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Vince Staples is getting a second season of his Long Beach-centered show on Netflix

The rapper also announced a North American tour Monday, just after the release of new LP "Dark Days".

Vince Staples is getting a second season of his Long Beach-centered show on Netflix
Vince Staples performs at Boston Calling in 2016. Photo by Andy Moran.

From Sunrise Donuts to El Dorado Park — Netflix viewers got a tour of Long Beach earlier this year with the debut of “The Vince Staples Show,” which was just renewed for a second season.

The rapper announced the show’s renewal on Netflix during a live segment of his “Ramona Radio” show on Thursday, May 30.

“Go get a VPN, if you can’t afford it, steal it, just watch it, steal it, it’s OK,” Staples quipped during the show.

The comedic (and at times absurdist) series features a fictionalized version of Staples, played by himself as he navigates life in Long Beach.

The show has gotten high marks and warm reviews from media outlets nationally, but not without some criticism of what was billed as a five-episode “limited series.” Here in Long Beach, locals have praised the hometown showcase, with one Redditor commenting they felt “connected to the show” after recognizing some familiar spots and landmarks around the city.


Kat Schuster was laid off from the Long Beach Post on March 22, yet she still authors Clocked Out and serves as editor of the Watchdog without pay. Thank her for her work.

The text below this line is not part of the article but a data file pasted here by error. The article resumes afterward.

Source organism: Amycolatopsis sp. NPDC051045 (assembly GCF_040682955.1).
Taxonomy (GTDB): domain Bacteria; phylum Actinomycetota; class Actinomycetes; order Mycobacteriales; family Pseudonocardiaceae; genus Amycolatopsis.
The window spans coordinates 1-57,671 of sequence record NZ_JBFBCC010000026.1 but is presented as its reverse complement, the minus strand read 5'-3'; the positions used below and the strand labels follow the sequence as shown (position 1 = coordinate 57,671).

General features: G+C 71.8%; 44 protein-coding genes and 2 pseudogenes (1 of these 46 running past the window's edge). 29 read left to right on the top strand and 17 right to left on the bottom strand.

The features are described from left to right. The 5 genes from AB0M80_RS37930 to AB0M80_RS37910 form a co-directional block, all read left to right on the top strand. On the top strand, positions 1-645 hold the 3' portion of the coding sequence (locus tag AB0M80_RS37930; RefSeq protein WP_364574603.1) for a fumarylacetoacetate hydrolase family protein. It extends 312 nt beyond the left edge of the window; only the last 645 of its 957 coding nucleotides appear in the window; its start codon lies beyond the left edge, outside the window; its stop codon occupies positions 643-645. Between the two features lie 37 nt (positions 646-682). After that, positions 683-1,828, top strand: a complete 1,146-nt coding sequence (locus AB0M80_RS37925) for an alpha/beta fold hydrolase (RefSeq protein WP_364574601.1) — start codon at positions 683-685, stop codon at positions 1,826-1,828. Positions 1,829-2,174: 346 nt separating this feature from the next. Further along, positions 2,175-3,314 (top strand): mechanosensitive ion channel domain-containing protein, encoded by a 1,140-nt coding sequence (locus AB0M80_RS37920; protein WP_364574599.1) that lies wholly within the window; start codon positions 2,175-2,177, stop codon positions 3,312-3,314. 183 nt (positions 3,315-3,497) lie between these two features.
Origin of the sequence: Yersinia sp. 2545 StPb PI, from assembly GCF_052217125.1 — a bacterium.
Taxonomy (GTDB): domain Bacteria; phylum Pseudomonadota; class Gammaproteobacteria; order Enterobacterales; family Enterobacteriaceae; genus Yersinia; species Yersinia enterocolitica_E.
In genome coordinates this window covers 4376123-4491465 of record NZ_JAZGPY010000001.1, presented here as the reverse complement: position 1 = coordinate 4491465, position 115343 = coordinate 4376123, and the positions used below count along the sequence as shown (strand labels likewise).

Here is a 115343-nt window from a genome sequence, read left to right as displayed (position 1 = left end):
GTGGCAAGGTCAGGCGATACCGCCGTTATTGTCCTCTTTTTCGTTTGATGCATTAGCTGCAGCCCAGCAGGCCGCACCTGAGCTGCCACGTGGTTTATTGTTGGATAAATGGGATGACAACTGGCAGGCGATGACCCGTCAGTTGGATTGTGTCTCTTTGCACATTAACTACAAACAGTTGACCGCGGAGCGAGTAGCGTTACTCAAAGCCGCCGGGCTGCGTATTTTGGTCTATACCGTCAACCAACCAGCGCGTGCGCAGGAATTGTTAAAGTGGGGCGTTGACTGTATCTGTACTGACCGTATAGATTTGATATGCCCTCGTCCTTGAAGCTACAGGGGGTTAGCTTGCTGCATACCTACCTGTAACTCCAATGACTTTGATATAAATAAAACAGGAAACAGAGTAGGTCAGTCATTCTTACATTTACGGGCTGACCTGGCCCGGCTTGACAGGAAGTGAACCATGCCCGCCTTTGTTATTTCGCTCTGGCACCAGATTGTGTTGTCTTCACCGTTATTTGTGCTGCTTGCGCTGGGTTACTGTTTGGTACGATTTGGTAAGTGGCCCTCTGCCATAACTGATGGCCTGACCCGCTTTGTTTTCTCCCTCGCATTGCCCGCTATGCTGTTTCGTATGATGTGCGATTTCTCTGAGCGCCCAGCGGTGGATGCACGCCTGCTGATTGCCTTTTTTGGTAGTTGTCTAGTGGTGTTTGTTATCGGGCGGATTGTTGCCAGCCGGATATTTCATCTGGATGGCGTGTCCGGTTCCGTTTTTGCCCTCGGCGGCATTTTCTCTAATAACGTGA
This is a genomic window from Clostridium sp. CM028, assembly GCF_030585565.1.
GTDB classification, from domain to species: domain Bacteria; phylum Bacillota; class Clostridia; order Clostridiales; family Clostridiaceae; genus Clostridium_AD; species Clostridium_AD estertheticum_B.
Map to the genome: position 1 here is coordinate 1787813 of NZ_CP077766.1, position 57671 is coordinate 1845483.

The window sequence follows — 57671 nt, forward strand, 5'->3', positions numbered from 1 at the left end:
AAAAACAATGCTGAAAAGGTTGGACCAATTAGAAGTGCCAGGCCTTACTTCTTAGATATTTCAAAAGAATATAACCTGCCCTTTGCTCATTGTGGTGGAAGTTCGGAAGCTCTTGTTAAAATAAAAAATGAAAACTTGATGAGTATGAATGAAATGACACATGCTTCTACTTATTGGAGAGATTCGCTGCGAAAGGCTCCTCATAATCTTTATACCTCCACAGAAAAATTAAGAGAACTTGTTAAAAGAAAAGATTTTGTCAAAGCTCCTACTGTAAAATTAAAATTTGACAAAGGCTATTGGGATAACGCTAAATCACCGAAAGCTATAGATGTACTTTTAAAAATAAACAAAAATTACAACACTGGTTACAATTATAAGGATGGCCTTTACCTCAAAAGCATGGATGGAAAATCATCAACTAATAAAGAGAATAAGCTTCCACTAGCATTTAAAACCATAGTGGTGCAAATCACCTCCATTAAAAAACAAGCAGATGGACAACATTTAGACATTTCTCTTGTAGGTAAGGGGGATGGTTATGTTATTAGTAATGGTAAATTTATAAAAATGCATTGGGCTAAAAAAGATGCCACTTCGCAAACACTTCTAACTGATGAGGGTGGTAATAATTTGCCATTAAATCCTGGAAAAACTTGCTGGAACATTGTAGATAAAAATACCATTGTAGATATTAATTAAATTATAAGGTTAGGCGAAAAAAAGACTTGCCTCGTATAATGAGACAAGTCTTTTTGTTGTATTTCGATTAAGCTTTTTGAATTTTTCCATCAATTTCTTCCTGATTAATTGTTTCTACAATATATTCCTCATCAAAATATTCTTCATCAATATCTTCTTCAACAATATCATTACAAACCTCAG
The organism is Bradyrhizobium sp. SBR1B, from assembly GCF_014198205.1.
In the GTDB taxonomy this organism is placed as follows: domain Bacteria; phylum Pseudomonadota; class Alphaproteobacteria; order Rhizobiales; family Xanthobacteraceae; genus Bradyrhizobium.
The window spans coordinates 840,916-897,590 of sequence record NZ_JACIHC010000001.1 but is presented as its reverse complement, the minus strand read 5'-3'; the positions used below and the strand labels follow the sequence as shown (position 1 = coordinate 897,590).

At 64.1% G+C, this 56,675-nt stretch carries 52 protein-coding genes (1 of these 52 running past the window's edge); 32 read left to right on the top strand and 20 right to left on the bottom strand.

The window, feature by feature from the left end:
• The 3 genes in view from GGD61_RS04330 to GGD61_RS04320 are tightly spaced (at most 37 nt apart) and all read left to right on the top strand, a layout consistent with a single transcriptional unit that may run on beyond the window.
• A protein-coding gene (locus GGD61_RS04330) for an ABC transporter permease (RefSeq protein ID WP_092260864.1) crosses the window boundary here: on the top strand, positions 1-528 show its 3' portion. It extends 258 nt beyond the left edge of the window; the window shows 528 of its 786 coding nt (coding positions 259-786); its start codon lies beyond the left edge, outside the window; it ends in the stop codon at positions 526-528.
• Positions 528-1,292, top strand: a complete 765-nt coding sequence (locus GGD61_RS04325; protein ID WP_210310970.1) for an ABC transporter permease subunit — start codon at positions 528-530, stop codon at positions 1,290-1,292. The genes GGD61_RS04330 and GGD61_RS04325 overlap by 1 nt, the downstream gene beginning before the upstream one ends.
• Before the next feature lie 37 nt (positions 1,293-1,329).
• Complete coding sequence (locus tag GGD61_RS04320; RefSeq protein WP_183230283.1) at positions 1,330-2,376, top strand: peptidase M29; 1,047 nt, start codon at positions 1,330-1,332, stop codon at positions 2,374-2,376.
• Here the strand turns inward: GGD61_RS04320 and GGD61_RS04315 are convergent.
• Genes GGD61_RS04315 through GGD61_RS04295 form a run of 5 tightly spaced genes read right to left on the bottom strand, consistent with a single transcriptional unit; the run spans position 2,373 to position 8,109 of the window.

Staples created the show — which premiered in February — along with Kenya Burress, Ian Edelman and Maurice Williams.

“Get ready for hijinks that only a mother can love. Thank you, Netflix!” Staples said in a statement to the streaming giant’s blog, Tudum.

While the series focuses on the banal reality of Staples’ life as an alternative rapper in Long Beach, it is largely a satirical commentary on how fame (and the embattled music industry) doesn’t always pay.

“There are 365 days in a year, so we’re able to have 365 episodes of this thing because they’re all based on what it’s like to just exist day-to-day,” Staples continued in his statement to Tudum. “Next for Vince is literally anything because anything could happen at any moment, that’s just how life works.”

The news came a week after the release of Staples’ eighth studio album "Dark Times.” The moody 13-track LP sees Staples grapple with the scars of his upbringing, lost romance and the grim realities of inner-city life, as well as a nod to New Orleans in “Étouffée.” Listen to “Dark Days” here.

On the heels of that release, on Monday, he announced an 11-city North American Tour, “Black In America,” with supporting soul vocalist Baby Rose, who just released “Slow Burn,” an EP produced by alt-jazz outfit BADBADNOTGOOD.

Neither Staples nor Netflix has announced when the second season of “The Vince Staples Show” will drop, but follow the rapper on X (and the Watchdog right here) for updates.


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